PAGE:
For the first 37 years following his 1945 birth, August Wilson was a Pittsburgh nobody, abandoned by his white German father, Frederick August Kittel, and disdained by his black mother, Daisy Wilson, once he dropped out of school in the ninth grade. Self-educated thanks to thousands of hours spent in multiple Carnegie Library branches, Freddy …

His Father’s Son Read More »

The Making of the Mafia

There’s a scene in season one of “the Sopranos” when teen daughter Meadow asks, “Who invented the Mafia?” The question leaves Tony to consider how to respond with a mouthful of mu shu pork. That she then names those five New York City families with ease exemplifies the way La Cosa Nostra has become ingrained …

The Making of the Mafia Read More »

From Basket Ball to the NBA

While the debate over Pittsburgh’s status as a basketball town continues on barstools and radio waves across the region, what’s been settled by Claude Johnson, Carnegie Mellon University grad and author of The Black Fives: The Epic Story of Basketball’s Forgotten Era, is the important role that a black player from Homestead, once a “basket …

From Basket Ball to the NBA Read More »

The Allman Brothers Band – and Me

The road may go on forever, but it began in my brother’s bedroom on Inverness Avenue, where he handed me a copy of the Allman Brothers Band’s Eat A Peach and told me to listen to it, when I was in seventh grade. I put on some headphones, lay down on the yellow shag carpet, …

The Allman Brothers Band – and Me Read More »

The Rebellious Spirits Still Haunting Pittsburgh

Some historical events seem so fantastical that they sound like myths when retold, while others are so intrinsic to our nature that they could be today’s news, and actually help us understand our contemporaneous existence more deeply. After reading The Whiskey Rebellion: A Distilled History of an American Crisis by Brady J. Crytzer, I would …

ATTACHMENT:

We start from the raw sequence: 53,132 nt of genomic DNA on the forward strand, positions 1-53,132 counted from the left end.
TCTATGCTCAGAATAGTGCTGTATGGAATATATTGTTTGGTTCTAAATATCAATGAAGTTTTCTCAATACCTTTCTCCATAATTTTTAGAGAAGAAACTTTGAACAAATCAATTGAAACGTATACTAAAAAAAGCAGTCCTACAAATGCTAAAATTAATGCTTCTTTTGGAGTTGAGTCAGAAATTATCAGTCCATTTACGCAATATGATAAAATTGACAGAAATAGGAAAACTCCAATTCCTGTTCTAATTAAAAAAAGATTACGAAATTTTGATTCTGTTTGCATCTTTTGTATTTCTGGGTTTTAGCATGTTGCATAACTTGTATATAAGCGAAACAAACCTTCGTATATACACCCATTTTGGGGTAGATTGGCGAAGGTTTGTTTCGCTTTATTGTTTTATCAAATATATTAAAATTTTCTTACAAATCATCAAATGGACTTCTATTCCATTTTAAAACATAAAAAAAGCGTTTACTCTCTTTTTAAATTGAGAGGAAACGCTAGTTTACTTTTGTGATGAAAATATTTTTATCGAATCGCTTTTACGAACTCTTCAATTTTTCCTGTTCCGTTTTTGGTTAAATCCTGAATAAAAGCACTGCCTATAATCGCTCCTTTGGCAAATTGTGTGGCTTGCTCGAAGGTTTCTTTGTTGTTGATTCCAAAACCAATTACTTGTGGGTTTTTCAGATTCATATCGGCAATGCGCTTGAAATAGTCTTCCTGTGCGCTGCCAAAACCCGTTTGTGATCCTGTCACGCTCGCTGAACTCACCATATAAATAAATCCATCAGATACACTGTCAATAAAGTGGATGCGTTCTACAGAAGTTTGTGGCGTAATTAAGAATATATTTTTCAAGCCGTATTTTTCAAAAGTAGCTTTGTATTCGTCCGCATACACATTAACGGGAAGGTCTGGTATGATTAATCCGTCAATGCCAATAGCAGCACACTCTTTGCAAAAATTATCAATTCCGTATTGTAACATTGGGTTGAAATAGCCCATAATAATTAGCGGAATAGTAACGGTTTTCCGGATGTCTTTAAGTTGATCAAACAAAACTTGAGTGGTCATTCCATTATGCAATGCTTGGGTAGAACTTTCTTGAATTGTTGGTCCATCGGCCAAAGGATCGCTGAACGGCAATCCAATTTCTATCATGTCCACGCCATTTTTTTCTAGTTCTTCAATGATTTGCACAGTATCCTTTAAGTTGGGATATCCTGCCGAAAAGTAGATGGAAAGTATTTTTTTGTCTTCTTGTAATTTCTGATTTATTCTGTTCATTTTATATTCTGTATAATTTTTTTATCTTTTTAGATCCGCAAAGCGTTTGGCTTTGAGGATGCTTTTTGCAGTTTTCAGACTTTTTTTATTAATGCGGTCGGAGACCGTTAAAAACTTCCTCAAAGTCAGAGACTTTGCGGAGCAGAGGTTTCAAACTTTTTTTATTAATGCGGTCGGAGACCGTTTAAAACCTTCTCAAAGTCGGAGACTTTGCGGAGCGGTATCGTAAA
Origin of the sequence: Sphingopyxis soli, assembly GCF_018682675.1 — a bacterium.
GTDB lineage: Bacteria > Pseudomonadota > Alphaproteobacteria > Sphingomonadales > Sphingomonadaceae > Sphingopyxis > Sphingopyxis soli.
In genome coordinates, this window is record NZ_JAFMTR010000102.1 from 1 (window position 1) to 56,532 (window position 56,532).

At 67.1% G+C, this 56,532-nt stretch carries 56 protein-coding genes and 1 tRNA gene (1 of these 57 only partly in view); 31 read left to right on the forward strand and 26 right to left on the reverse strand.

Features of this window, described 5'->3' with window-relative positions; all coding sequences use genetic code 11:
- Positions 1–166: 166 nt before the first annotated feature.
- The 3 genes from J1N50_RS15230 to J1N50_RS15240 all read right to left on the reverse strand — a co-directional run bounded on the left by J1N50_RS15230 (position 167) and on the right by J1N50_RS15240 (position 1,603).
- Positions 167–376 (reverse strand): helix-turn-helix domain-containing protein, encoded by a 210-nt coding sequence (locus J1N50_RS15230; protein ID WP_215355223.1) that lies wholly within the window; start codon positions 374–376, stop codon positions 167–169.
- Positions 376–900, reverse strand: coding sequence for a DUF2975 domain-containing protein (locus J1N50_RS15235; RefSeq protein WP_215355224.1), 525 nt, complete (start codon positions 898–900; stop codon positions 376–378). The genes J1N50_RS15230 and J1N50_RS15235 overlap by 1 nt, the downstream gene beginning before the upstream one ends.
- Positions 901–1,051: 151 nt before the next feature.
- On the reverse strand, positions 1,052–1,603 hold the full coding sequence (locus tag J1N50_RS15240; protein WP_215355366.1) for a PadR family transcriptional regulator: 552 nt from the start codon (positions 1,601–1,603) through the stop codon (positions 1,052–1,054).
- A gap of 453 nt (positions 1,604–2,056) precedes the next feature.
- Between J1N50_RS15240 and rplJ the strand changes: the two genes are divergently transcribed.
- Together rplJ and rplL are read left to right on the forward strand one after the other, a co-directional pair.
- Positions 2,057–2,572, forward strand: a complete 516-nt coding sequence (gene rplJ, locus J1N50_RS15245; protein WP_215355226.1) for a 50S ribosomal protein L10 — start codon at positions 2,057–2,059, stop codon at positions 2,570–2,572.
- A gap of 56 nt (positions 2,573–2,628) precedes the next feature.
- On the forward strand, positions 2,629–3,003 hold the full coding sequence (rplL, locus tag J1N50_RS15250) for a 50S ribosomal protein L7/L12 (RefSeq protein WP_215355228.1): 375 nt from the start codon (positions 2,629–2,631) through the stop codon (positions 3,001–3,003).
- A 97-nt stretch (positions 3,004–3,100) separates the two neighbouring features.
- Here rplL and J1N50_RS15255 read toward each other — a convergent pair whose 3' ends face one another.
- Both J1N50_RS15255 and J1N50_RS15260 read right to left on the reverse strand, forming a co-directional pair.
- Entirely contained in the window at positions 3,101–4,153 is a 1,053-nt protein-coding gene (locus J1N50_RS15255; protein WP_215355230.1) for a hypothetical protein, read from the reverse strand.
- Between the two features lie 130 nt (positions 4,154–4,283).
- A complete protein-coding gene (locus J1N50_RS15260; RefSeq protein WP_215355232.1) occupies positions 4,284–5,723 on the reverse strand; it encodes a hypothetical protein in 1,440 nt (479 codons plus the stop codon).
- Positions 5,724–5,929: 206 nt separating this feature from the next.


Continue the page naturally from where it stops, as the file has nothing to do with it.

The Rebellious Spirits Still Haunting Pittsburgh Read More »

The Allman Brothers Band – and Me

The road may go on forever, but it began in my brother’s bedroom on Inverness Avenue, where he handed me a copy of the Allman Brothers Band’s Eat A Peach and told me to listen to it, when I was in seventh grade. I put on some headphones, lay down on the yellow shag carpet, …

The Allman Brothers Band – and Me Read More »

Donora Death Fog: Clean Air and the Tragedy of a Pennsylvania Mill Town

Amid outcry over the recent train derailment and subsequent leak of vinyl chloride in nearby East Palestine, Ohio, and environmental rights groups’ concerns about emissions from Shell’s ethylene cracker plant in Beaver County, dialogue over the balancing act between commerce and public health continues. In his well-researched new book, Donora Death Fog: Clean Air and …

Donora Death Fog: Clean Air and the Tragedy of a Pennsylvania Mill Town Read More »

Pittsburgh’s Orphans and Orphanages

For as long as I can remember, every time my grandmother spoke of her childhood, it made me sad. Margaret Schall, affectionately known as “Tootie,” was raised in the Odd Fellows Home for Orphans on the North Side of Pittsburgh from 1920 until 1933. She was an orphan of circumstance, rather than by the death …

Pittsburgh’s Orphans and Orphanages Read More »

A Satiric End of the World